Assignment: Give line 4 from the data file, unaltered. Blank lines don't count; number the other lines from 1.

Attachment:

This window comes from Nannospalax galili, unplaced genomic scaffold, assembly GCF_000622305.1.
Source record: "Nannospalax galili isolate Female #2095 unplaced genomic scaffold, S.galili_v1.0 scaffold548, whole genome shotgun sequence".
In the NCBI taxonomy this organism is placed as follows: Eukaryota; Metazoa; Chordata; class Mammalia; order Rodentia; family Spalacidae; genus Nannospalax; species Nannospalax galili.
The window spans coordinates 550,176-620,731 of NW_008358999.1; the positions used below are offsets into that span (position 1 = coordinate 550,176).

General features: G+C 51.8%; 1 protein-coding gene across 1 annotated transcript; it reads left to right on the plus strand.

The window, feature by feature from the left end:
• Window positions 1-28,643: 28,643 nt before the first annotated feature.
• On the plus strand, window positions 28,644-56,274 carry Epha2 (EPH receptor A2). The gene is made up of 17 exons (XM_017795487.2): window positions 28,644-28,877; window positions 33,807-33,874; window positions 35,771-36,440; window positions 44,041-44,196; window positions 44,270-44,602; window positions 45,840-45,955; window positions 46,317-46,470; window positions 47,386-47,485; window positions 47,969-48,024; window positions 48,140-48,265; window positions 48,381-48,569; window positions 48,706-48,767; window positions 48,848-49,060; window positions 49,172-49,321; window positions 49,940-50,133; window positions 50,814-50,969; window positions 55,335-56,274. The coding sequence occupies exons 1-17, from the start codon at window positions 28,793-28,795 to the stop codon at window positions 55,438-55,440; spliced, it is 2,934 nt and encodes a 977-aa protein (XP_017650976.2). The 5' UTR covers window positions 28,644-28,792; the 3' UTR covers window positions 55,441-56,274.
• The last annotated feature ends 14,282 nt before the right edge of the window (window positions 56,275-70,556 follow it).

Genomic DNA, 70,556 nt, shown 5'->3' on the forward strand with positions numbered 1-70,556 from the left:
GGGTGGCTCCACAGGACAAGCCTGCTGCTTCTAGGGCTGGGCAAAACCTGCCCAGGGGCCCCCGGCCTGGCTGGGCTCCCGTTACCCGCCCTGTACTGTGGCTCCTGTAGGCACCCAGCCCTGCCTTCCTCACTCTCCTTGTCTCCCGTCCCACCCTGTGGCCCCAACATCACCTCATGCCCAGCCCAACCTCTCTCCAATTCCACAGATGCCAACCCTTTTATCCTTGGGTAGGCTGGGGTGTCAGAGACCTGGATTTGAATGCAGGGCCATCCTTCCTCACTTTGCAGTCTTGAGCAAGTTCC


The window spans coordinates 550,176-620,731 of NW_008358999.1; the positions used below are offsets into that span (position 1 = coordinate 550,176).